Dear TCU students and employees,
Happy New Year from the TCU Brown-Lupton Health Center. We are looking forward to the start of the spring semester. Yesterday, students and employees received important reminders about our health and safety expectations. Please take a moment to read the information if you have not done so already:
TCU COVID-19 Vaccine – Response Requested
For planning purposes, the health center is now asking all students and employees to respond to the TCU COVID-19 Vaccine Online Response Form through the link below. Among other important information, the form will ask whether or not you plan to accept the vaccine when available, or if you have already received or plan to receive the vaccine through another source.* Those who choose to accept the vaccine will be notified via email when they fall within the current target priority for vaccination. We do not have a timeline for delivery, but your response will help us deliver the vaccine more efficiently as shipments are received.
*If you have the opportunity to receive the vaccine from the public health department, your pharmacy or physician, we encourage you to do so, given the uncertainty of our delivery dates.
Status of COVID-19 Vaccine at TCU
The Brown-Lupton Health Center is registered with the Texas Department of State Health Services (DSHS) to be a provider of the COVID-19 vaccination to current TCU employees and students. So far, we have received and distributed our first allotment of 100 COVID-19 vaccines to individuals who fall in Phase 1A. We are continuing to target Phase 1A as we have a number of individuals who qualify as health care workers and individuals who work in clinical settings with symptomatic patients or directly support health care operations. Vaccine providers have been directed to vaccinate with urgency. Should those meeting the criteria of the current phase be unavailable as doses are received, TCU will vaccinate individuals who fall in the next target priority groups in compliance with the Texas Department of State Health Services’ protocols for distribution.
The university has no timeline on delivery of vaccines. It is likely that we will continue to receive allotments over the course of the next several months. The university plans to offer vaccinations to all current TCU students and employees who choose to receive it.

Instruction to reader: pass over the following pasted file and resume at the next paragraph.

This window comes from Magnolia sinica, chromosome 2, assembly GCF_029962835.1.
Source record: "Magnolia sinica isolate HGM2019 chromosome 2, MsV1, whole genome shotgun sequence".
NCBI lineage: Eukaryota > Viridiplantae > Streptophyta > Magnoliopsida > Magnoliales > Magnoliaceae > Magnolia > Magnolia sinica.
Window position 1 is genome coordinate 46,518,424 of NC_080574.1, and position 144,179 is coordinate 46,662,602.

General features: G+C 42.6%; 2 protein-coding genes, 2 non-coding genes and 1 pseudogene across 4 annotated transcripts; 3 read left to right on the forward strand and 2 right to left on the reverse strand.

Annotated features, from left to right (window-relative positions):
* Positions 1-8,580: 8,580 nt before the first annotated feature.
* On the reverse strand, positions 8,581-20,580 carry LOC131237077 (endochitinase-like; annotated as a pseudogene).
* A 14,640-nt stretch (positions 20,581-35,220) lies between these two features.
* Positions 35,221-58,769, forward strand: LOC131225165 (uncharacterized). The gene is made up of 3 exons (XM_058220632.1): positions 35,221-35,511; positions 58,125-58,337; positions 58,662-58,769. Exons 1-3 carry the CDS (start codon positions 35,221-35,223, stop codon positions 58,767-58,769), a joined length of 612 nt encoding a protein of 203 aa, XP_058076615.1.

We thank you in advance for your prompt reply in filling out the form, and for your patience and cooperation. We are currently receiving a high volume of emails and calls; please be sure to visit the TCU Connected Campus for vaccine-related FAQs and see the bottom of this email for safety information about the COVID-19 vaccine.
Stay safe and healthy,
Jane Torgerson, MD
Texas Christian University Brown-Lupton Heath Center
Four Things to Know about the COVID-19 Vaccine (source: DSHS)
- Safety is a top priority.
Safety is a top priority while federal partners work to make COVID-19 vaccines available. The new COVID-19 vaccines have been evaluated in tens of thousands of volunteers during clinical trials. The vaccines are only authorized for use if they are found to be safe.
Even though they found no safety issues during the clinical trials, CDC and other federal partners will continue to monitor the new vaccines. They watch out for serious side effects (or “adverse events”) using vaccine safety monitoring systems, like the new V-safe After Vaccination Health Checker app.
- The vaccines are highly effective. You’ll need two doses for full protection.
All but one of the COVID-19 vaccines currently in development need two shots to be effective. You will need two doses from the same manufacturer, spaced 21 or 28 days apart (depending on manufacturer). You will get full protection from the vaccine usually 1–2 weeks after getting your second dose.
After you get the vaccine, you will still need to wear a mask, social distance and wash hands often. That’s because stopping a pandemic requires all the tools we have. All these efforts combined will offer the best protection from COVID-19 and help us get “back to normal” sooner.
- You cannot get COVID-19 from the vaccine.
COVID-19 vaccines do not use the live virus and cannot give you COVID-19. The vaccine does not alter your DNA. COVID-19 vaccination will help protect you by creating an immune response without having to experience sickness.
Having symptoms like fever after you get a vaccine is normal and a sign your immune system is building protection against the virus. The side effects from COVID-19 vaccination may feel like flu, but they should go away in a few days. Learn more about what side effects to expect and get helpful tips on how to reduce pain and discomfort after your vaccination.
- Texas is already distributing vaccine and will continue as more becomes available.
The Texas Commissioner of Health appointed an Expert Vaccine Allocation Panel (EVAP) of subject matter experts to make recommendations on vaccine allocation decisions. This includes identifying groups that should be vaccinated first. The goal is to provide the most protection to vulnerable populations and critical state resources.
Other groups will receive vaccines in coming months, as more vaccines are made available. View Frequently Asked Questions and Vaccine Safety Information from the Centers for Disease Control and Prevention.